London Heathrow will begin passenger temperature checks this week
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Update 18 May 2 p.m.: As of Thursday 21 May, London Heathrow will begin screening for high temperatures of passengers arriving at Terminal 2. As was originally announced in early May, Heathrow will use thermal imaging cameras to scan the body temperatures of arriving passengers in order to identify travellers who might have the coronavirus.
If Heathrow deems the trial in the immigration hall of Terminal 2 to be successful, the scanning will be expanded to departure halls and connection areas.
The U.K.’s largest airport is set to trial new technologies in order to reduce the risk of contracting or transmitting the coronavirus while travelling. Among those trials is scanning the temperatures of passengers as they’re passing through the airport.
London Heathrow CEO John Holland-Kaye informed the House of Commons Transport Committee that the airport will trial the processes, which “could form the basis of a Common International Standard for health screening at all global airports”.
In a press release, the airport said that concepts included in the trial include: UV sanitisation, facial recognition thermal screening technology and contact-free screening equipment to reduce person-to-person contact.
The first of the trials is temperature screening, which uses a camera to monitor the temperature of passengers travelling through the airport. First, in the next two weeks, the cameras will be deployed in Terminal 2’s immigration halls, and if successful, they’ll be rolled out to departures, connections and colleague search areas.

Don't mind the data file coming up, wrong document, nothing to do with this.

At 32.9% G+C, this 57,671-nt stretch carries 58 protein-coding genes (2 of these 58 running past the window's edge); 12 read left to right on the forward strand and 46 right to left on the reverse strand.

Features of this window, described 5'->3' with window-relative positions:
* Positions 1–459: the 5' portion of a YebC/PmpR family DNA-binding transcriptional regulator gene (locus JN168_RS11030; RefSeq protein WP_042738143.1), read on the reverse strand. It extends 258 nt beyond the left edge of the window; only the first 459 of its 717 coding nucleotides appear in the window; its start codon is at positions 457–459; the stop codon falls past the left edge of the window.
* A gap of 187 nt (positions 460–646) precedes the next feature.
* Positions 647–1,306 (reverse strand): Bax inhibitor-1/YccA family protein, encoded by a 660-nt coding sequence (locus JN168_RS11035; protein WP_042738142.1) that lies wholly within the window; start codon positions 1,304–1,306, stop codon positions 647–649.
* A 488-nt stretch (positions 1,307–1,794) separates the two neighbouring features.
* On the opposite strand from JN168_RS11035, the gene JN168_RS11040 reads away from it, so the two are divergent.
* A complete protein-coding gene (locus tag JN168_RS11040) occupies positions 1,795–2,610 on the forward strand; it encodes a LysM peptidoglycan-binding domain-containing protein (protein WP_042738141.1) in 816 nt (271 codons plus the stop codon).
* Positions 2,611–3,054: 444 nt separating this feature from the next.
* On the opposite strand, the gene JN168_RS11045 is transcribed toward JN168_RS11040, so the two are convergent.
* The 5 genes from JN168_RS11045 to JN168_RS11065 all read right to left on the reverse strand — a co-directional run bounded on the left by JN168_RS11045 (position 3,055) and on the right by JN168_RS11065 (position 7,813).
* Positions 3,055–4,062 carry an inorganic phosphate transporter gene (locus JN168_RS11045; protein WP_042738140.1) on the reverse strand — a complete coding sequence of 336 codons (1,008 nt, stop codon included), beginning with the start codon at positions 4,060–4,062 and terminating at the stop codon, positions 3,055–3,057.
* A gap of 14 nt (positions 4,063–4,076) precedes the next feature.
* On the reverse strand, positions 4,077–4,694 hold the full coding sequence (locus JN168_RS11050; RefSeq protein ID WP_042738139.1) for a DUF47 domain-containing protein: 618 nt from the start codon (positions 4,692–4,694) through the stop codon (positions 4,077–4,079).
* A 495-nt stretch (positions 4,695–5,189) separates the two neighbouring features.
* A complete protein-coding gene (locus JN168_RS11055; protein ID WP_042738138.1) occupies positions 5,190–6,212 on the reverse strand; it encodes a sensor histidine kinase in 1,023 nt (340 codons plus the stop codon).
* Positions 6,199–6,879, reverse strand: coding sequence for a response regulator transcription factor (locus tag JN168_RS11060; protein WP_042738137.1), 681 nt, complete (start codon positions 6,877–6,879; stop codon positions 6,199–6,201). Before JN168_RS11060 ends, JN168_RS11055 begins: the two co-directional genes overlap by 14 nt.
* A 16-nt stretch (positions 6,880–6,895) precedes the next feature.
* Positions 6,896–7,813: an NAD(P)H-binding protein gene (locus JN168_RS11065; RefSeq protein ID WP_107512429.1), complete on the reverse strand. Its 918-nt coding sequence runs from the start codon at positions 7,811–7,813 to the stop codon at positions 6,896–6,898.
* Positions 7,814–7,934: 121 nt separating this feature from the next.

Holland-Kaye said the airport was already carrying out temperature checks at departure gates where the destination requires screening.
Other trials include UV sanitation, which would be used at security to sanitise trays. Findings from the trials will be shared with the government and other U.K. airports.
Before any of the concepts are rolled out across the airport, Heathrow said that they will be reviewed to ensure they’re medically grounded, are practical for airports to deliver and will help to build consumer confidence.
“Aviation is the cornerstone of the U.K. economy, and to restart the economy, the government needs to help restart aviation”, Holland-Kaye said in a statement. “The U.K. has the world’s third-largest aviation sector offering the platform for the government to take a lead in agreeing a Common International Standard for aviation health with our main trading partners.
“This Standard is key to minimising transmission of Covid-19 across borders, and the technology we are trialling at Heathrow could be part of the solution”.
In April, one of the smallest commercial airports in the U.K., Bournemouth Airport (BOH), announced that it was the country’s first to install the fever-detection cameras for screening passengers. At the time, Holland-Kaye had been pushing the government to implement action to screen passengers.
Elsewhere around the country, three U.K. airports — Manchester (MAN), London Stansted (STN) and East Midlands (EMA) — now require passengers to wear gloves and face masks when travelling.
Featured photo by Tim Ireland/Xinhua via Getty Images.
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